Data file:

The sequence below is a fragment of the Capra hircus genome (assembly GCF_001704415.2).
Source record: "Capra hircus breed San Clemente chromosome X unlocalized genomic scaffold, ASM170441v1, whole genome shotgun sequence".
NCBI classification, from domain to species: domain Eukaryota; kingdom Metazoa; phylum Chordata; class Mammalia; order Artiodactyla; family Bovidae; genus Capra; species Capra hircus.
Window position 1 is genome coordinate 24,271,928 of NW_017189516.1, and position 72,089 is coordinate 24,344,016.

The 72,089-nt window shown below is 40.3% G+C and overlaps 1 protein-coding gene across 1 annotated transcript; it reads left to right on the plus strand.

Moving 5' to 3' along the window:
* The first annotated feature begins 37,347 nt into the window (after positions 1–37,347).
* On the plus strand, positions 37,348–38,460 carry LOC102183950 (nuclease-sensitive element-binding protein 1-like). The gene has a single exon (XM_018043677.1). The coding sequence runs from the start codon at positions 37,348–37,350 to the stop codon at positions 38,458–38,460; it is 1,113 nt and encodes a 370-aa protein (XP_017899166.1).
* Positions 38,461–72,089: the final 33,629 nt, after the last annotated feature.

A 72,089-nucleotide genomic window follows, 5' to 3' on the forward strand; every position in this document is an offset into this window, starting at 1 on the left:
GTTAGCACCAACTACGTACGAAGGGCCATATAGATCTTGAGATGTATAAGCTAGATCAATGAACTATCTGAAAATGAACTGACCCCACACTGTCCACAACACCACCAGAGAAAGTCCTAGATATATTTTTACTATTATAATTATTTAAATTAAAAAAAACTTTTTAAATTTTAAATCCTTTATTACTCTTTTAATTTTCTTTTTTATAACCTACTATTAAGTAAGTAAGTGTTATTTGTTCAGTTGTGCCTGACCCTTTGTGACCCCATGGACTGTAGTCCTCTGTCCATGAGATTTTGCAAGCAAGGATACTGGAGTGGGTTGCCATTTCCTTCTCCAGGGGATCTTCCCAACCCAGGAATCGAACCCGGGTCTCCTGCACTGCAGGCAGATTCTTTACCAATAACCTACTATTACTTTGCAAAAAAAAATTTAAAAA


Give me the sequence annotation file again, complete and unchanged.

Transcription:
The sequence below is a fragment of the Capra hircus genome (assembly GCF_001704415.2).
Source record: "Capra hircus breed San Clemente chromosome X unlocalized genomic scaffold, ASM170441v1, whole genome shotgun sequence".
NCBI classification, from domain to species: domain Eukaryota; kingdom Metazoa; phylum Chordata; class Mammalia; order Artiodactyla; family Bovidae; genus Capra; species Capra hircus.
Window position 1 is genome coordinate 24,271,928 of NW_017189516.1, and position 72,089 is coordinate 24,344,016.

The 72,089-nt window shown below is 40.3% G+C and overlaps 1 protein-coding gene across 1 annotated transcript; it reads left to right on the plus strand.

Moving 5' to 3' along the window:
* The first annotated feature begins 37,347 nt into the window (after positions 1–37,347).
* On the plus strand, positions 37,348–38,460 carry LOC102183950 (nuclease-sensitive element-binding protein 1-like). The gene has a single exon (XM_018043677.1). The coding sequence runs from the start codon at positions 37,348–37,350 to the stop codon at positions 38,458–38,460; it is 1,113 nt and encodes a 370-aa protein (XP_017899166.1).
* Positions 38,461–72,089: the final 33,629 nt, after the last annotated feature.

A 72,089-nucleotide genomic window follows, 5' to 3' on the forward strand; every position in this document is an offset into this window, starting at 1 on the left:
GTTAGCACCAACTACGTACGAAGGGCCATATAGATCTTGAGATGTATAAGCTAGATCAATGAACTATCTGAAAATGAACTGACCCCACACTGTCCACAACACCACCAGAGAAAGTCCTAGATATATTTTTACTATTATAATTATTTAAATTAAAAAAAACTTTTTAAATTTTAAATCCTTTATTACTCTTTTAATTTTCTTTTTTATAACCTACTATTAAGTAAGTAAGTGTTATTTGTTCAGTTGTGCCTGACCCTTTGTGACCCCATGGACTGTAGTCCTCTGTCCATGAGATTTTGCAAGCAAGGATACTGGAGTGGGTTGCCATTTCCTTCTCCAGGGGATCTTCCCAACCCAGGAATCGAACCCGGGTCTCCTGCACTGCAGGCAGATTCTTTACCAATAACCTACTATTACTTTGCAAAAAAAAATTTAAAAA